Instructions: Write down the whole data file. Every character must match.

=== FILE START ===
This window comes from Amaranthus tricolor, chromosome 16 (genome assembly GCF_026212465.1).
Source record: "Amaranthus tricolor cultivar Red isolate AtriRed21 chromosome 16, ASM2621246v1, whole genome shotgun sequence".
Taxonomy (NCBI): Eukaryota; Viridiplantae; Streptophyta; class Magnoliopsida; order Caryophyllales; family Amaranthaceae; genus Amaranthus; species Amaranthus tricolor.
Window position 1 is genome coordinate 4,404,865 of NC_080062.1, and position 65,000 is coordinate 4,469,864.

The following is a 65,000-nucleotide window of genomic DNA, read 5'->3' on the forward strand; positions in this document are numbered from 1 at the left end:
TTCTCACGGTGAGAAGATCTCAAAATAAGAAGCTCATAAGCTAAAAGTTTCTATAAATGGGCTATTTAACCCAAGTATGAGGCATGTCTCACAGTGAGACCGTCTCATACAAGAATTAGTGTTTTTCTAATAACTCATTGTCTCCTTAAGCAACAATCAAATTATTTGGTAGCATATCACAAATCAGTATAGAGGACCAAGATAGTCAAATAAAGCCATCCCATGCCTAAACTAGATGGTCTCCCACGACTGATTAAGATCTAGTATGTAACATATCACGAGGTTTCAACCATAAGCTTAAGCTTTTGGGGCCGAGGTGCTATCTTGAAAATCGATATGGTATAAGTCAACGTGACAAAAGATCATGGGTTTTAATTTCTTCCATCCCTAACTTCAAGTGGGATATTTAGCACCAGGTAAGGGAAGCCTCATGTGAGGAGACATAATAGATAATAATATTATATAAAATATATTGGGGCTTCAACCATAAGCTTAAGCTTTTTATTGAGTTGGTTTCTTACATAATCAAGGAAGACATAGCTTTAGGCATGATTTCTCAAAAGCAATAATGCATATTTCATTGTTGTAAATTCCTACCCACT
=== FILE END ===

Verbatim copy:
This window comes from Amaranthus tricolor, chromosome 16 (genome assembly GCF_026212465.1).
Source record: "Amaranthus tricolor cultivar Red isolate AtriRed21 chromosome 16, ASM2621246v1, whole genome shotgun sequence".
Taxonomy (NCBI): Eukaryota; Viridiplantae; Streptophyta; class Magnoliopsida; order Caryophyllales; family Amaranthaceae; genus Amaranthus; species Amaranthus tricolor.
Window position 1 is genome coordinate 4,404,865 of NC_080062.1, and position 65,000 is coordinate 4,469,864.

The following is a 65,000-nucleotide window of genomic DNA, read 5'->3' on the forward strand; positions in this document are numbered from 1 at the left end:
TTCTCACGGTGAGAAGATCTCAAAATAAGAAGCTCATAAGCTAAAAGTTTCTATAAATGGGCTATTTAACCCAAGTATGAGGCATGTCTCACAGTGAGACCGTCTCATACAAGAATTAGTGTTTTTCTAATAACTCATTGTCTCCTTAAGCAACAATCAAATTATTTGGTAGCATATCACAAATCAGTATAGAGGACCAAGATAGTCAAATAAAGCCATCCCATGCCTAAACTAGATGGTCTCCCACGACTGATTAAGATCTAGTATGTAACATATCACGAGGTTTCAACCATAAGCTTAAGCTTTTGGGGCCGAGGTGCTATCTTGAAAATCGATATGGTATAAGTCAACGTGACAAAAGATCATGGGTTTTAATTTCTTCCATCCCTAACTTCAAGTGGGATATTTAGCACCAGGTAAGGGAAGCCTCATGTGAGGAGACATAATAGATAATAATATTATATAAAATATATTGGGGCTTCAACCATAAGCTTAAGCTTTTTATTGAGTTGGTTTCTTACATAATCAAGGAAGACATAGCTTTAGGCATGATTTCTCAAAAGCAATAATGCATATTTCATTGTTGTAAATTCCTACCCACT